Stack Overflow is a community of 4.7 million programmers, just like you, helping each other.

Join them; it only takes a minute:

Sign up
Join the Stack Overflow community to:
  1. Ask programming questions
  2. Answer and help your peers
  3. Get recognized for your expertise

Say, I have an array of lists, and I want to get a count of all of the items in all of the lists. How would I calculate the count with LINQ? (just general curiosity here)

Here's the old way to do it:

List<item>[] Lists = // (init the array of lists)
int count = 0;
foreach(List<item> list in Lists)
  count+= list.Count;
return count;

How would you LINQify that? (c# syntax, please)

share|improve this question
up vote 27 down vote accepted

Use the Sum() method:

int summedCount = Lists.Sum(l => l.Count);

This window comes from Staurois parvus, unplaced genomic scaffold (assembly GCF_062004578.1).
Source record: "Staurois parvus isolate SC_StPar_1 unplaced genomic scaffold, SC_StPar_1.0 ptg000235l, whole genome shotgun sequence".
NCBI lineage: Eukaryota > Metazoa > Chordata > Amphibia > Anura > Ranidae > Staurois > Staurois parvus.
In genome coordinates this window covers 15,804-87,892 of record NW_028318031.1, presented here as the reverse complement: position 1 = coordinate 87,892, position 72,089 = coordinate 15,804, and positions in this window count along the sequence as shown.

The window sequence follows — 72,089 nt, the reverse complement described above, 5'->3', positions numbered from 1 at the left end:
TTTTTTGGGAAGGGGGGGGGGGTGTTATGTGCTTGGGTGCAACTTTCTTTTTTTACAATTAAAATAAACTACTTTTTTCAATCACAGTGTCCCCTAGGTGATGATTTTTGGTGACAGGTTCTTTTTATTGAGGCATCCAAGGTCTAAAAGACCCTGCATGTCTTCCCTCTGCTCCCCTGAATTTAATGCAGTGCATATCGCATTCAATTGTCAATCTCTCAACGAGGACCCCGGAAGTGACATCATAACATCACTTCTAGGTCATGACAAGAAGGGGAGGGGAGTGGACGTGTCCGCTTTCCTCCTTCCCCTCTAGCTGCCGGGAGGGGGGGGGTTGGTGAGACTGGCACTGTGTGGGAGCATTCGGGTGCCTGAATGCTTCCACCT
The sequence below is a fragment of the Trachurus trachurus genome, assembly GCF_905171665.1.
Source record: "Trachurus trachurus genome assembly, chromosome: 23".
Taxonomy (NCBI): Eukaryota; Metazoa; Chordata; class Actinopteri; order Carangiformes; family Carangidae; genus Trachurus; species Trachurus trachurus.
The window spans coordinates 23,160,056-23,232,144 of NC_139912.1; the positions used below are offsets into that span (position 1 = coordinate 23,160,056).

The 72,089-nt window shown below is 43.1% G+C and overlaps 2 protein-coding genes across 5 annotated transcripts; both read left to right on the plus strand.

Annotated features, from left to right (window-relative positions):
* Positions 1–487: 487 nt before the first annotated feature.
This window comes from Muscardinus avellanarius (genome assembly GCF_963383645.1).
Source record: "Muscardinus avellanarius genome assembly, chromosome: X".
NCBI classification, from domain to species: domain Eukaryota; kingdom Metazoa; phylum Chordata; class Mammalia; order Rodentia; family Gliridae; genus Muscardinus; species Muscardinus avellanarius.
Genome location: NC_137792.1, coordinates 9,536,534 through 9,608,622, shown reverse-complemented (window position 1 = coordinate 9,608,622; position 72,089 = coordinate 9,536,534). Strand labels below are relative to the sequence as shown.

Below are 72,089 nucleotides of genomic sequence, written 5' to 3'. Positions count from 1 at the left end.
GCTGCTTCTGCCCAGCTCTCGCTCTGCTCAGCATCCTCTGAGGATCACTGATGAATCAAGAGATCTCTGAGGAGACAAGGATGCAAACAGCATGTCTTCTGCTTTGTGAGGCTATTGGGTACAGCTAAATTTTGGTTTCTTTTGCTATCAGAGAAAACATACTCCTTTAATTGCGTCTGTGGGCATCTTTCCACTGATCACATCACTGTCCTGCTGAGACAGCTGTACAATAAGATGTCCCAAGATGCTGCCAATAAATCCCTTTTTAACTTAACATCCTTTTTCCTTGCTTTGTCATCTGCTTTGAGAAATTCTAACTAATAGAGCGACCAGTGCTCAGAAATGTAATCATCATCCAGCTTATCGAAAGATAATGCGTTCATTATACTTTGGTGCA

share|improve this answer
true LINQ would use: var summedCount = ... – Travis Heseman Sep 25 '09 at 1:33
@Travis: not at all. Var is not a requirement in any situation except in the use of anonymous types. In all other cases, it is 'true' linq to use var or a strong type as the developer pleases, there is no practical difference for all intents and purposes. – jrista Sep 25 '09 at 2:33

I like @jrista's answer better than this but you could do

int summedCount = Lists.SelectMany( x => x ).Count();

Just wanted to show the SelectMany usage in case you want to do other things with a collection of collections.

share|improve this answer
Nice way to describe SelectMany. +1 – jrista Sep 24 '09 at 23:13

And if you want to be fancy

 int summedCount = Lists.Aggregate(0, (acc,list) => acc + list.Count);

But the first answer is definitely the best.

share|improve this answer

Your Answer


By posting your answer, you agree to the privacy policy and terms of service.

Not the answer you're looking for? Browse other questions tagged or ask your own question.